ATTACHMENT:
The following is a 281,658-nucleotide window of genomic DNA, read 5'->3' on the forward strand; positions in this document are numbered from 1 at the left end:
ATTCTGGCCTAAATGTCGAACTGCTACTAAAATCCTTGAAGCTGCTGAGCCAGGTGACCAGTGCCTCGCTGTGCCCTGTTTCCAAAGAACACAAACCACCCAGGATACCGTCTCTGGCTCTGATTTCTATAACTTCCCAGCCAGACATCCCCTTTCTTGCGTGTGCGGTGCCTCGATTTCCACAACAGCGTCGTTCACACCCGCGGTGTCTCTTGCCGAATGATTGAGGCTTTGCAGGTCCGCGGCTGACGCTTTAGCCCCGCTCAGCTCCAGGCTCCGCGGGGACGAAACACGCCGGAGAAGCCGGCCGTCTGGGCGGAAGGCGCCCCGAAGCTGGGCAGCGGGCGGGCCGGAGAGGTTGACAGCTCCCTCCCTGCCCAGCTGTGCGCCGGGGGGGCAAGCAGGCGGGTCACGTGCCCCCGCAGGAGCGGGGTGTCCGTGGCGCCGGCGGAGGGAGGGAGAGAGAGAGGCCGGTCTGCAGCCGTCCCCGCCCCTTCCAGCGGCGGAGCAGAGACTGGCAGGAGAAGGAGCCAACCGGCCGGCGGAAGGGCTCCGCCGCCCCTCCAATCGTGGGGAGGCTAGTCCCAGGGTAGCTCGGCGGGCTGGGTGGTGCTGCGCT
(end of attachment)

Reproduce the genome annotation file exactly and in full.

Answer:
The following is a 281,658-nucleotide window of genomic DNA, read 5'->3' on the forward strand; positions in this document are numbered from 1 at the left end:
ATTCTGGCCTAAATGTCGAACTGCTACTAAAATCCTTGAAGCTGCTGAGCCAGGTGACCAGTGCCTCGCTGTGCCCTGTTTCCAAAGAACACAAACCACCCAGGATACCGTCTCTGGCTCTGATTTCTATAACTTCCCAGCCAGACATCCCCTTTCTTGCGTGTGCGGTGCCTCGATTTCCACAACAGCGTCGTTCACACCCGCGGTGTCTCTTGCCGAATGATTGAGGCTTTGCAGGTCCGCGGCTGACGCTTTAGCCCCGCTCAGCTCCAGGCTCCGCGGGGACGAAACACGCCGGAGAAGCCGGCCGTCTGGGCGGAAGGCGCCCCGAAGCTGGGCAGCGGGCGGGCCGGAGAGGTTGACAGCTCCCTCCCTGCCCAGCTGTGCGCCGGGGGGGCAAGCAGGCGGGTCACGTGCCCCCGCAGGAGCGGGGTGTCCGTGGCGCCGGCGGAGGGAGGGAGAGAGAGAGGCCGGTCTGCAGCCGTCCCCGCCCCTTCCAGCGGCGGAGCAGAGACTGGCAGGAGAAGGAGCCAACCGGCCGGCGGAAGGGCTCCGCCGCCCCTCCAATCGTGGGGAGGCTAGTCCCAGGGTAGCTCGGCGGGCTGGGTGGTGCTGCGCT